Comet C/2012 S1 ISON (Mag +16)
Posted: 4 January 2013
The observatory was opened Thursday, 3 January, at 1812 MST, 46°F, to clear skies but with a strong breeze blowing. The main goal for this night was to capture confirming images of Comet C/2012 S1 ISON, currently about Magnitude +16 in the constellation of Gemini. For more info on Comet ISON and other current comets, see Curt Renz's Comets Page. After opening the observatory, I began playing "Music from Cosmos" (Carl Sagan's TV show) on the iPOD in the SkyShed POD. Perfect background music for a night of astronomy.
At 1825 MST, viewed Jupiter, 77X. Tonight was another interesting view showing "5" moons. One of the "moons" was actually a star. Seeing was not good again this night, and the strong breeze did not help. I took a prime focus image of Jupiter and its moons with the D7000 DSLR and 8" LX200-ACF, "hat trick", ISO 200. This is the cropped image, showing the 5th "moon" below Ganymede, along with the moon's identified in Pocket Universe (iOS app):
At 1850 MST, viewed M1 (the Crab Nebula), 77X. As I was observing it in the eyepiece, a satellite passed through the field-of-view (FOV) This was the fourth satellite I had seen in about 30 minutes. The first one was a naked eye satellite passing near Jupiter. The second one was seen in the eyepiece while observing Jupiter a few minutes after the first one. The third was another naked eye satellite passing through the Hyades cluster (Taurus). At 1858 MST, I returned to Jupiter to watch the "dance of the moons", 77X.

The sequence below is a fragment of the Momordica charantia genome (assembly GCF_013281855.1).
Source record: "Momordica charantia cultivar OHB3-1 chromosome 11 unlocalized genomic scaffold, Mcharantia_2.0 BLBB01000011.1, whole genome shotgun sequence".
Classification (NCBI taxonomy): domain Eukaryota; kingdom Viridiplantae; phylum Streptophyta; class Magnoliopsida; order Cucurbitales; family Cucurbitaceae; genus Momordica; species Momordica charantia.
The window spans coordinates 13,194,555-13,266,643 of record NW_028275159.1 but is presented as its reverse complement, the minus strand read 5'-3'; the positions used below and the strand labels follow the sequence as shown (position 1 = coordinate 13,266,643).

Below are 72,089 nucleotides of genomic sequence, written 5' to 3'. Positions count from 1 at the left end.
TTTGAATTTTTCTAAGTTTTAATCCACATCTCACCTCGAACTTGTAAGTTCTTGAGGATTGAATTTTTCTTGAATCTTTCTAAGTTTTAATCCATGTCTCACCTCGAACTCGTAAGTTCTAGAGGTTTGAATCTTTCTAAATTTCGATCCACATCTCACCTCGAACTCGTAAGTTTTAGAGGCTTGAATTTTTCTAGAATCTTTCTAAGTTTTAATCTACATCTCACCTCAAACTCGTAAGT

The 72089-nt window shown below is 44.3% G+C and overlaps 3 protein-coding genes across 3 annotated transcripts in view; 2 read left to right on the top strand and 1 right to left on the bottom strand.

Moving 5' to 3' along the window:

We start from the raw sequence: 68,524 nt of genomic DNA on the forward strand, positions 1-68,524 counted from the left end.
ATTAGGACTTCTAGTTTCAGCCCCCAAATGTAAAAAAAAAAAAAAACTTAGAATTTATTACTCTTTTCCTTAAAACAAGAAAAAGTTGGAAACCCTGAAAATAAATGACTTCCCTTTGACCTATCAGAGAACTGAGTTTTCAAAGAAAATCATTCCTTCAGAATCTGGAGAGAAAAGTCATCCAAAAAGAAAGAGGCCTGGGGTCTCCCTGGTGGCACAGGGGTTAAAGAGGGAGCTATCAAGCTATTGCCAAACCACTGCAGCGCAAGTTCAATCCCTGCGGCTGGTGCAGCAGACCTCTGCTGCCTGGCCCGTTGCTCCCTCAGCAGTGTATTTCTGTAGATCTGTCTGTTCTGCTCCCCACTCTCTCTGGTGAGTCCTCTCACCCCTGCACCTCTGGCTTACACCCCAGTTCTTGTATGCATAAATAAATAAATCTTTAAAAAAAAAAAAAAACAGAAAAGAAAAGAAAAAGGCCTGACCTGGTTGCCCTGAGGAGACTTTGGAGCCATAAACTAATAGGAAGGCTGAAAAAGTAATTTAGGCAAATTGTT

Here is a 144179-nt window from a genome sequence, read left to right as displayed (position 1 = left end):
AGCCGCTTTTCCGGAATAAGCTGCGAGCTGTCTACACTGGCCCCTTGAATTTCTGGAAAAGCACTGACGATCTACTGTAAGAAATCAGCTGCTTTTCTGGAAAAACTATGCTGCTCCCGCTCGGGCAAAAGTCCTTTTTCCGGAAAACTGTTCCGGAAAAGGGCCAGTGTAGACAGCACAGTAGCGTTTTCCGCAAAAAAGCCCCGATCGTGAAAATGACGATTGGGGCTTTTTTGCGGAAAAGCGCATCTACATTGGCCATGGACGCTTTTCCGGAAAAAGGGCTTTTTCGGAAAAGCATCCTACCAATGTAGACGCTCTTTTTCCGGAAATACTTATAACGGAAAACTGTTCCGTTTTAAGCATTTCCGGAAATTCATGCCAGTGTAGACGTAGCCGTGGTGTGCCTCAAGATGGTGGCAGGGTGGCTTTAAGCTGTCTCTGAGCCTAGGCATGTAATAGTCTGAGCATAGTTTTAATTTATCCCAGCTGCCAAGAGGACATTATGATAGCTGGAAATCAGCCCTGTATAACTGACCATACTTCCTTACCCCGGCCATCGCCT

At 1914 MST, I began preparing to take prime focus + Off-Axis Guider images of Comet C/2012 S1 ISON. At 1943 MST, I did a focus test on the star Pollux using the Bahtinov Mask. I then did a 10 minute, guided, ISO 6400, exposure of the same location I had imaged on the previous night to see if I had actually properly identified the comet on that image. As it turned out, the faint fuzzy object I thought might be the comet in that image was in the same place on this night's image. Hence, it was not the comet.
I then slewed to the RA/Dec of the comet (as shown by SkySafari Pro on the iPhone). I had to slew around quite a bit to locate a good guidestar, hoping that the comet would still be in the camera FOV. I did the first guided 10 minute exposure, ISO 6400, beginning at 2016 MST, and the second guided 10 minute exposure beginning at 2116 MST. In between the two exposures, I closed the observatory dome due to the strong wind and low temperature (38°F). I completed imaging at 2126 MST. The wind was still blowing, so I began closing up for the night.
The observatory was closed at 2150 MST, 39°F.
In post-processing, once I imported the two images of the comet into Aperture, I toggled between the two images ("blinking") and could easily see that Comet C/2012 S1 ISON had been captured. This image, from 2116 MST, shows the comet arrowed and in the magnified inset:
This next image (an animated GIF) easily shows the movement of the comet in one hour:
I will take more images of Comet C/2012 S1 ISON next month to show any changes. It should be a little brighter then. I plan to continue imaging the comet monthly as it approaches its best viewing later this year.
Comments are welcome; use the Comments section below, or you can Email Me. Thanks.
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